HTML and CSS Reference
In-Depth Information
Specifies a function to call when an error occurs in the worker thread. The onerror
method receives event data, including the following:
message : textual message of the error
filename : the filename the error occurred in
lineno : the line number in the file that created the error
As soon as the Worker object is instantiated, it's available for use at any time. All that's
needed to start the process is to call the postMessage method:
As soon as the webWorker is running, the main application continues as usual. If something
occurs that the worker process should be canceled, a call to the terminate method would
achieve this:
After the worker process completes and results need to be processed, the onmessage
function is called from the worker. This should be set up before starting the worker:
webWorker.onmessage = function(evt) {…}
That's everything required on the calling side or in the web application to create and
manage a worker process. Next, you need to create the worker code itself. For this, you create
the workercode.js file that was used in the constructor. The first line of the file will be the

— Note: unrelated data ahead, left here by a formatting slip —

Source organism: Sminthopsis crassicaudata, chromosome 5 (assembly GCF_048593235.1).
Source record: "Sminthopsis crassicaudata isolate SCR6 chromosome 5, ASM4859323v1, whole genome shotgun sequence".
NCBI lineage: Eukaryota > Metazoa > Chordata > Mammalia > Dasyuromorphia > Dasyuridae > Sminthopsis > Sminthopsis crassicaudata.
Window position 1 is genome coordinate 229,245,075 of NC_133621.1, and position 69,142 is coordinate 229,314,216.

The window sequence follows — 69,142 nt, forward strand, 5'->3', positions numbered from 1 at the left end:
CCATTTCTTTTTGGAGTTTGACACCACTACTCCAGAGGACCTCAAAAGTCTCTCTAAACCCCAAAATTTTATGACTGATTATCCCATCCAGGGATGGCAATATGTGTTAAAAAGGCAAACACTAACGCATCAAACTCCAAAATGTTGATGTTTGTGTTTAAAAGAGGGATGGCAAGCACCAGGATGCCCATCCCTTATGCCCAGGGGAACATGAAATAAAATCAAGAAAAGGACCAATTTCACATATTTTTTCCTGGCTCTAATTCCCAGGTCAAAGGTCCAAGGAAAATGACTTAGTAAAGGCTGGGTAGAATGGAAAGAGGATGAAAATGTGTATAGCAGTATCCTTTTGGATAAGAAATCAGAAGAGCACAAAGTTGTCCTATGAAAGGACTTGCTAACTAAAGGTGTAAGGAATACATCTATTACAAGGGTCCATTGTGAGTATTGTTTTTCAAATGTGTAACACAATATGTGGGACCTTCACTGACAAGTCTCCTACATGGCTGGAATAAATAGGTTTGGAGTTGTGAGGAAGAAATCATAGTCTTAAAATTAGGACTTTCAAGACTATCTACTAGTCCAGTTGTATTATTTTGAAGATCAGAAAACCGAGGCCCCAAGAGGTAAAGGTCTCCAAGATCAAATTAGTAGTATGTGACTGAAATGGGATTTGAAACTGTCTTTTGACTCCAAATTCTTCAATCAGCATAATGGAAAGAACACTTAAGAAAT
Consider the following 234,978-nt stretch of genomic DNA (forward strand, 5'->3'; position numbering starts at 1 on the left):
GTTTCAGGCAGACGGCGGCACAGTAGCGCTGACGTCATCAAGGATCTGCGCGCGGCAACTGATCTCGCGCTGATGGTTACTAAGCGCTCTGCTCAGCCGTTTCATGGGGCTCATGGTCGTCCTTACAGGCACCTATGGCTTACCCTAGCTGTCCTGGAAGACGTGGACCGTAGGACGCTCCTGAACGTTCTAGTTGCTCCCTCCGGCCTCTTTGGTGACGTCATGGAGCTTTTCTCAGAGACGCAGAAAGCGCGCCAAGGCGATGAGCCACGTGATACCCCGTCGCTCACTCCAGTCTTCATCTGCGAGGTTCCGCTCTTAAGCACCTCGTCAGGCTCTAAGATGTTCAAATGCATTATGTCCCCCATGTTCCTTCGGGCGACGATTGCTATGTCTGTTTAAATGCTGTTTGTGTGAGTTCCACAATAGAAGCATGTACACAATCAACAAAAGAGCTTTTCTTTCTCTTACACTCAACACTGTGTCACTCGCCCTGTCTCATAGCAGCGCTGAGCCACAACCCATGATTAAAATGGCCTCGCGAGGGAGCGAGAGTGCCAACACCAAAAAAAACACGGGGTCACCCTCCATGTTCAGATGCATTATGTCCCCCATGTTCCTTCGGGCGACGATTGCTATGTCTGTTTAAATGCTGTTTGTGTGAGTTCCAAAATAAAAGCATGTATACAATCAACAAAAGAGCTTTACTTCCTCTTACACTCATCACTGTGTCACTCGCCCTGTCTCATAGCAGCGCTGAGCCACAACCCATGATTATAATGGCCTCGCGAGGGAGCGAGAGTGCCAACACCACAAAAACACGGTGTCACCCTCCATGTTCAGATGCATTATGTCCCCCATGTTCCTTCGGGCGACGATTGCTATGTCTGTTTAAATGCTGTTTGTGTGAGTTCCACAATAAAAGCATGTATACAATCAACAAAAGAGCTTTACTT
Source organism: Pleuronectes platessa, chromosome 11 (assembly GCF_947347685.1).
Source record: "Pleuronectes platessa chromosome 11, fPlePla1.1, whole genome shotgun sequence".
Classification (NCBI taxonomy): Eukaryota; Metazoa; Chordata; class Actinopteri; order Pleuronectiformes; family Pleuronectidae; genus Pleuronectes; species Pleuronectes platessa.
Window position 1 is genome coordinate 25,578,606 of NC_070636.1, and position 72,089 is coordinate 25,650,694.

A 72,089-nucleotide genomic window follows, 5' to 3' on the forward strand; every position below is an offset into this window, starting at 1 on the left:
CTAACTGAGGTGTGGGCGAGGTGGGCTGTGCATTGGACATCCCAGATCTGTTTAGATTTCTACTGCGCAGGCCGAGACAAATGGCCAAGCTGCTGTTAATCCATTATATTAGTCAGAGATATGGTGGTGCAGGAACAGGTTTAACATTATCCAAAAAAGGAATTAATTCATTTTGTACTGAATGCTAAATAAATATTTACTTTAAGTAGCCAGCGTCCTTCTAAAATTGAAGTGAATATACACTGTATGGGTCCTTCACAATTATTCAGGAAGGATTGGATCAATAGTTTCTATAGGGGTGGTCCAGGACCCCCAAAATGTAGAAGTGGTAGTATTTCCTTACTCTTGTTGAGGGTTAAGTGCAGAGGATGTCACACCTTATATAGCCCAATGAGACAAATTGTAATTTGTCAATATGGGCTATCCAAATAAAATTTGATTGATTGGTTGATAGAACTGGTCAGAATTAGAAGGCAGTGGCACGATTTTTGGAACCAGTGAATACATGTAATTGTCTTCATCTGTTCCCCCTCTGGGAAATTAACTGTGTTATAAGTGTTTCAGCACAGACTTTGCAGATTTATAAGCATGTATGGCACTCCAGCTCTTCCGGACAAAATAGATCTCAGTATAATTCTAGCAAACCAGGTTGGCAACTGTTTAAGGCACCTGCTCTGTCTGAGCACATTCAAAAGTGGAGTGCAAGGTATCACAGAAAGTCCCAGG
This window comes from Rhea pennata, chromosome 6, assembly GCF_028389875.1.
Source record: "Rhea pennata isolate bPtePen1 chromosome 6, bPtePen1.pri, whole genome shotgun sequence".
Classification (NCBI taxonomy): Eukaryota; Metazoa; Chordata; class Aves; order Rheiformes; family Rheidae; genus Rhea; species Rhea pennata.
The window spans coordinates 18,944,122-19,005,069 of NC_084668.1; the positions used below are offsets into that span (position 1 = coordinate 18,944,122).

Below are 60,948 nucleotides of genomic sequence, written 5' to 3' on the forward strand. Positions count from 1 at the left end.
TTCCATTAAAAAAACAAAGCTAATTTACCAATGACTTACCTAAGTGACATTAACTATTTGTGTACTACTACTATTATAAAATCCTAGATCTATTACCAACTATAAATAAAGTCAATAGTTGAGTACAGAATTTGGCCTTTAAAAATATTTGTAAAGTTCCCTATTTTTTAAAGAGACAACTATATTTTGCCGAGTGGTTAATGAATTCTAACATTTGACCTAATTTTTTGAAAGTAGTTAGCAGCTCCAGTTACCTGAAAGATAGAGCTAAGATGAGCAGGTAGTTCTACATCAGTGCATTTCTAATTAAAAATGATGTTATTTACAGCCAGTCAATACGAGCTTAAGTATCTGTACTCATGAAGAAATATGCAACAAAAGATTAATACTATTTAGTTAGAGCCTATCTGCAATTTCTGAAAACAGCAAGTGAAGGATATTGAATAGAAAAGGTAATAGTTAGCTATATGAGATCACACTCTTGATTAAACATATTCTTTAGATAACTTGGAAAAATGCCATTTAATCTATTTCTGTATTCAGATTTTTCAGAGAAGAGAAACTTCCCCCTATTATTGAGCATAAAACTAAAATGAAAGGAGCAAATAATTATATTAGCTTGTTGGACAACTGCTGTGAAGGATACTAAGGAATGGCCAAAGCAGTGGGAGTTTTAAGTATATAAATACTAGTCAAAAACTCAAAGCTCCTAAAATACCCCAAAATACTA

onmessage property being assigned a function to process:
onmessage = function(e){…}
This tells the runtime the entry point to the work to be run within the worker process.
Somewhere in the worker process, where a result should be sent back to the calling applica-
tion, the postMessage method is called:
onmessage = function(e){
That's what's involved in creating a worker process. In the last piece, notice the user of the
self keyword. The self keyword is similar to the this keyword. The worker process runs in its
own context, meaning that it has its own global namespace. The self keyword gives access to
the global namespace within the worker process.
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